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The Big Issue vendor who became London’s happiest bus driver is now bringing drinking water to Africa

Patrick Lawson, 52, sold The Big Issue for six years in central London. It set him on a remarkable journey of redemption

Patrick Lawson spent around two decades in and out of prison and on the streets. His journey since has put him on a road to redemption which saw him named London’s happiest bus driver – but that was far from the former Big Issue vendor’s last stop.

Lawson sold The Big Issue in Russell Square and Mayfair for six years. The 53-year-old from Finsbury Park turned his life around with the help of The Big Issue and charity Single Homeless Project (SHP) and managed to rebuild his confidence to renew his licence and retrain as a bus driver.

He landed a job behind the wheel with social enterprise HCT Group and took over the number 26 route from Hackney Wick to Waterloo station.

Since then he has flourished, attracting 66 commendations from passengers and winning the Hello London Award for outstanding community service at TfL’s London Bus Awards in 2018, as well as being dubbed the capital’s happiest bus driver.

“I’ve been homeless, I’ve been in prison, I’ve been an addict,” Lawson tells The Big Issue. “I often thought, how did I get here? Without SHP and Big Issue’s support, I’d still be on benefits.

“I just want people to get on my bus to have a good time. People seem to enjoy it more, talk between them. I want to enhance their journey.” But Lawson did not stop there.

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He joined Arsenal legend Tony Adams as the face of More Than My Past in 2019.

The addiction charity The Forward Trust’s campaign asked ex-offenders and those in recovery from addiction to share their stories and help end the stigma that impacts on employment opportunities in the UK.

The same year Lawson received a cash windfall after selling a property he and his brother inherited from their mother after she died in 2016.

Big Issue vendor Patrick Lawson
Once a Big Issue vendor, now Patrick is working to develop clean water solutions in Lagos, Nigeria. Image: Patrick Lawson

The money gave Lawson the opportunity to leave his job as a bus driver and pursue a new dream during the pandemic – creating clean drinking water in Nigeria, the country his family hails from.

He now runs a business creating tap water in the African country, with ambitious plans to develop clean water across the continent both from taps and bottles.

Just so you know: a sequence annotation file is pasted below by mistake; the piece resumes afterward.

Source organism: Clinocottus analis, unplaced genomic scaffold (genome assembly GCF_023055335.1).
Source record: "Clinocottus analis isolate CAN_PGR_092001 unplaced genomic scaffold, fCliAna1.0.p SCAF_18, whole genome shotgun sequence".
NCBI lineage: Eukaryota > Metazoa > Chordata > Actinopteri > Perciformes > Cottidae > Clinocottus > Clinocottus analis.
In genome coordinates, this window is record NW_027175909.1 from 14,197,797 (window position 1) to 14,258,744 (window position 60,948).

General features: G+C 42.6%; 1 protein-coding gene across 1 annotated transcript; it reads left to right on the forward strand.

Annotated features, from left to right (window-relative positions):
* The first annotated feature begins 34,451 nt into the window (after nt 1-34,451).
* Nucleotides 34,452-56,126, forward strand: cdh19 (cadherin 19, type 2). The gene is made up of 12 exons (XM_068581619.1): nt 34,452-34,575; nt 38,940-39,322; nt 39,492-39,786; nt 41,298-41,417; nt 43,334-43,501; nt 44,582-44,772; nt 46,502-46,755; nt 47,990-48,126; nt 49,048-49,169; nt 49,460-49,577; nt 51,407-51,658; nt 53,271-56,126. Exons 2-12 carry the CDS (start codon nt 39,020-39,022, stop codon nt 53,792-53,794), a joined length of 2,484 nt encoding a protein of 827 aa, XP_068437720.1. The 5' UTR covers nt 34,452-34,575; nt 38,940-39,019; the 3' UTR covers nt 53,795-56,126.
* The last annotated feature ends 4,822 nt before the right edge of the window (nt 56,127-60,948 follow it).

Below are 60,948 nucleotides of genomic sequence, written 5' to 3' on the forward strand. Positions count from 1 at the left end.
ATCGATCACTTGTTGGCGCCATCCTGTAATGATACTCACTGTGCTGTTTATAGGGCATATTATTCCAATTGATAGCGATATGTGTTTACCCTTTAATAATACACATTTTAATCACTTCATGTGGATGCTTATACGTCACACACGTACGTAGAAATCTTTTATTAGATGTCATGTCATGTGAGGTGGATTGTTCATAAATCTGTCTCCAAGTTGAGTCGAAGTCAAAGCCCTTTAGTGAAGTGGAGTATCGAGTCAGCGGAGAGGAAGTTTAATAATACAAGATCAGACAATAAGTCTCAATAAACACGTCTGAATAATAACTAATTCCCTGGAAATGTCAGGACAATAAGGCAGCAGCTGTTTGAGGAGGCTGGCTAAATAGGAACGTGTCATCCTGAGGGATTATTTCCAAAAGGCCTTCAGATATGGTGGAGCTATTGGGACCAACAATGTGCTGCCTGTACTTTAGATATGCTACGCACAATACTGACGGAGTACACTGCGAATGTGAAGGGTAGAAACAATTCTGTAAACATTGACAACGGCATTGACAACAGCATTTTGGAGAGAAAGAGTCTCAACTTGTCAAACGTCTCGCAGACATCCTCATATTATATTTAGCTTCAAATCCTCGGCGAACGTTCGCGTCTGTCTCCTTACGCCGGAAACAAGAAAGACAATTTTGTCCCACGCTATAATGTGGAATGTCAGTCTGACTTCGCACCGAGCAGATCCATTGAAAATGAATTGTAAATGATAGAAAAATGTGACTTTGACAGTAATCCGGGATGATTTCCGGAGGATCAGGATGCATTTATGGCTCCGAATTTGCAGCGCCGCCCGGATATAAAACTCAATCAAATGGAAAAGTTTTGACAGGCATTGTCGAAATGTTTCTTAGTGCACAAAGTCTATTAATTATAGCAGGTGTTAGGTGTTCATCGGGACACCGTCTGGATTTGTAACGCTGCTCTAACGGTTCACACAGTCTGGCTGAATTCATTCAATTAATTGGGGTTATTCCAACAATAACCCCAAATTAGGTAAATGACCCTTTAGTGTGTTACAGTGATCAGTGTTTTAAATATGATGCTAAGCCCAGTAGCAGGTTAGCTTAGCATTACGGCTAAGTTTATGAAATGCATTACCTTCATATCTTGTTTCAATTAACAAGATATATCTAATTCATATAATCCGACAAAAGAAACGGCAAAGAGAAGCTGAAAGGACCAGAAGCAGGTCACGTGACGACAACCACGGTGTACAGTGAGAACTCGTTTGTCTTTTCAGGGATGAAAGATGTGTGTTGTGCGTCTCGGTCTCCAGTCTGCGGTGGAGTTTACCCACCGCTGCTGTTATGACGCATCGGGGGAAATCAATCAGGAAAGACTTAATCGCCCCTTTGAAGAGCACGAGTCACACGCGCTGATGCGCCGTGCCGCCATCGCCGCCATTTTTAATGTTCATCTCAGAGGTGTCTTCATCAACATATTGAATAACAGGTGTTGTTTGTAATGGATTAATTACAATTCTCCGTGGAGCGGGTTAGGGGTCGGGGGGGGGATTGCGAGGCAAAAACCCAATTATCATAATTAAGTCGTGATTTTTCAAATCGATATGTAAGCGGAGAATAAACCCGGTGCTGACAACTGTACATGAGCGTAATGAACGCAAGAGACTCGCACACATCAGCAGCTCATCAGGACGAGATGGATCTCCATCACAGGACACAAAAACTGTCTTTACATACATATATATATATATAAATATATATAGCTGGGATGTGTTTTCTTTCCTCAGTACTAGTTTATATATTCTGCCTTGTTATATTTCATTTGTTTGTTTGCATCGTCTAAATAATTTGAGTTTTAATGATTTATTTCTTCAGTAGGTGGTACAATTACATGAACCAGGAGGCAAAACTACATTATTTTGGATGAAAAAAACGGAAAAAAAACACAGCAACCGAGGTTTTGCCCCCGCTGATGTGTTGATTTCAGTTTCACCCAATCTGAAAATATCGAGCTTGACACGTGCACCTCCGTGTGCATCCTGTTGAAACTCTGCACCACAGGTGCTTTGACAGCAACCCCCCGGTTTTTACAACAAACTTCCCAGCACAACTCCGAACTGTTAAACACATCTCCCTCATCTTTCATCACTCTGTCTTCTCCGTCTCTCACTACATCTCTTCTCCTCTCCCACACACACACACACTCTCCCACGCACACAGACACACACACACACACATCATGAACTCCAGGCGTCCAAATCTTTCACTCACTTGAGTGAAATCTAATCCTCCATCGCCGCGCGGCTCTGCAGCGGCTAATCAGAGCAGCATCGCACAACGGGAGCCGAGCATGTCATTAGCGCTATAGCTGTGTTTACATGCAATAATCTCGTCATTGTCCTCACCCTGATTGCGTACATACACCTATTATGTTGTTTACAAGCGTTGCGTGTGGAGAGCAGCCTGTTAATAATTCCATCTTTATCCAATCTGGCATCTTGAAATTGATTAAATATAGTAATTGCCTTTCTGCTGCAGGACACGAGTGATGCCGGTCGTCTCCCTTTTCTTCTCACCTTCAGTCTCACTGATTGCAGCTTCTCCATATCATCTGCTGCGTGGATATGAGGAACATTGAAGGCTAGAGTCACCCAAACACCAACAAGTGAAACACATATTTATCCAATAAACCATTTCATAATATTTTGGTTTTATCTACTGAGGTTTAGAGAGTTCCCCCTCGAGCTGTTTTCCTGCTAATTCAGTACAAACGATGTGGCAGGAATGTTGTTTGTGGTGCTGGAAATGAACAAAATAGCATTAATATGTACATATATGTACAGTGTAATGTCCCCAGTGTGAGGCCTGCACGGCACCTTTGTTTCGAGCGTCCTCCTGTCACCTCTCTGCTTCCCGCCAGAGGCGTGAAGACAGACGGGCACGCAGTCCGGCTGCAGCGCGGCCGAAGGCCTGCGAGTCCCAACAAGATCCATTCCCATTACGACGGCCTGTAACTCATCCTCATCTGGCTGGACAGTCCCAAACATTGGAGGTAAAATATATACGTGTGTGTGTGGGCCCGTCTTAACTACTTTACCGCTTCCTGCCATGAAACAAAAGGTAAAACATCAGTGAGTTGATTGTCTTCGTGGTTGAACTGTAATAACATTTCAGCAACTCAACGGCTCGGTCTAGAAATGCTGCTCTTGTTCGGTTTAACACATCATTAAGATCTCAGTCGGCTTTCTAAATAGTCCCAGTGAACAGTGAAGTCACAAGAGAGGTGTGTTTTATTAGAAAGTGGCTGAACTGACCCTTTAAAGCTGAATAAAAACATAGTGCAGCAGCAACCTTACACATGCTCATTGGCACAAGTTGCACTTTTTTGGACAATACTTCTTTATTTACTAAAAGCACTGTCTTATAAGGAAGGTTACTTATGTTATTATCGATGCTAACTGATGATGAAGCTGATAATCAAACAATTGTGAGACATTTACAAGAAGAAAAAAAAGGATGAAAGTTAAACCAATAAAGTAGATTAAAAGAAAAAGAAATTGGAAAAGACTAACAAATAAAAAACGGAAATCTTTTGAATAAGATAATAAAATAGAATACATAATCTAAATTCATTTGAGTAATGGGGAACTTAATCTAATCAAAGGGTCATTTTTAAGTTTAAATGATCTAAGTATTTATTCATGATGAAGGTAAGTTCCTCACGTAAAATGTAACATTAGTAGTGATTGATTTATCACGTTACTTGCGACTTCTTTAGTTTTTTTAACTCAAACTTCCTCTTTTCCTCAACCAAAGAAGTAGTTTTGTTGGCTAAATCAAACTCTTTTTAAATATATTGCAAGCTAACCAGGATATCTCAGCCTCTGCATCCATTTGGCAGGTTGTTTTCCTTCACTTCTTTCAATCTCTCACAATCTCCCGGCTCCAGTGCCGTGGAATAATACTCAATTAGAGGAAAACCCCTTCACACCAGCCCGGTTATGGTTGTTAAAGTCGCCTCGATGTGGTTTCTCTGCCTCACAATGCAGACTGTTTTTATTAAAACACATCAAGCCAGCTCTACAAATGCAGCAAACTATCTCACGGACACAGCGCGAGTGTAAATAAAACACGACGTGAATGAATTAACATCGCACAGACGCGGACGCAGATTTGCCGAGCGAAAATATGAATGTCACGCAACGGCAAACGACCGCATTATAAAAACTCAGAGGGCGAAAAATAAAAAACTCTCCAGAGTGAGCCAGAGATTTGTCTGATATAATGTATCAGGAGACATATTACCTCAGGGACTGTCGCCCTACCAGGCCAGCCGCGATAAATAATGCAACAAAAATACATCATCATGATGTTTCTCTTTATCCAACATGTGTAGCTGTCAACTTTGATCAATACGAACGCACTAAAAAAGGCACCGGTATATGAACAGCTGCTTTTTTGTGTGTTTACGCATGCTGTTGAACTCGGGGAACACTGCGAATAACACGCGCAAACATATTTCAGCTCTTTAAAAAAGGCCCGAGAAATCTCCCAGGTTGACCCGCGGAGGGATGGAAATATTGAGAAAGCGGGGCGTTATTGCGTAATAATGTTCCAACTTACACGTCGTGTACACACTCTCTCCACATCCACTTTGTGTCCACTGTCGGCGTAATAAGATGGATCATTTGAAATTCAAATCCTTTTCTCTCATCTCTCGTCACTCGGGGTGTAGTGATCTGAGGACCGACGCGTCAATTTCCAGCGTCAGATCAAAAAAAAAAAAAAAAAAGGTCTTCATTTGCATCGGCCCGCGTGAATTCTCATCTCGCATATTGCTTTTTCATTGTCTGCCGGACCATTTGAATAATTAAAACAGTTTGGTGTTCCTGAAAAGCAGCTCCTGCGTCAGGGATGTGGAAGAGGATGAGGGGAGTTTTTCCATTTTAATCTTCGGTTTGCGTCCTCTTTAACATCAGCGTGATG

“I’m an employer now, they call me MD – managing director,” says the former Big Issue vendor, laughing.

“I’ve always had a vision, even in the days of being on the street. I knew there was something I had to do in Africa to help with accommodation, to help with employment.

“My vision is that I believe that nobody should not have clean drinking water. I see them in Nigeria here walking around fetching water, they can walk for miles to go fetch water in buckets.

“I believe that clean running water should run in every home. I want to supply the whole of Africa. But one step at a time.”

As well as producing water that is safe to drink, Lawson has not forgotten his own journey out of homelessness and addiction and into work.

During the pandemic, he has overseen the building of a factory in Lagos and built accommodation and boosted employment in the Nigerian capital.

Lawson told The Big Issue he was working to offer science graduates roles in their chosen field as part of the business.

The move echoes Lawson’s own battle to secure a path into employment, one he could not have created without the help of The Big Issue.

“I say this all the time – in my journey as a homeless person I big up The Big Issue because The Big Issue made me be proud,” The ex-Big Issue vendor says. “Many people would just love to be off drugs, off the streets. But I realised that I can’t stop there. I have to keep moving. I realised that if it needs to be done it is up to me to do it.

“Seriously, sometimes I think to myself, God, I’ve wasted so much time, I’m so old. But I think as soon as we wake up, we’ve got another chance to face the day and then there’s hope.”

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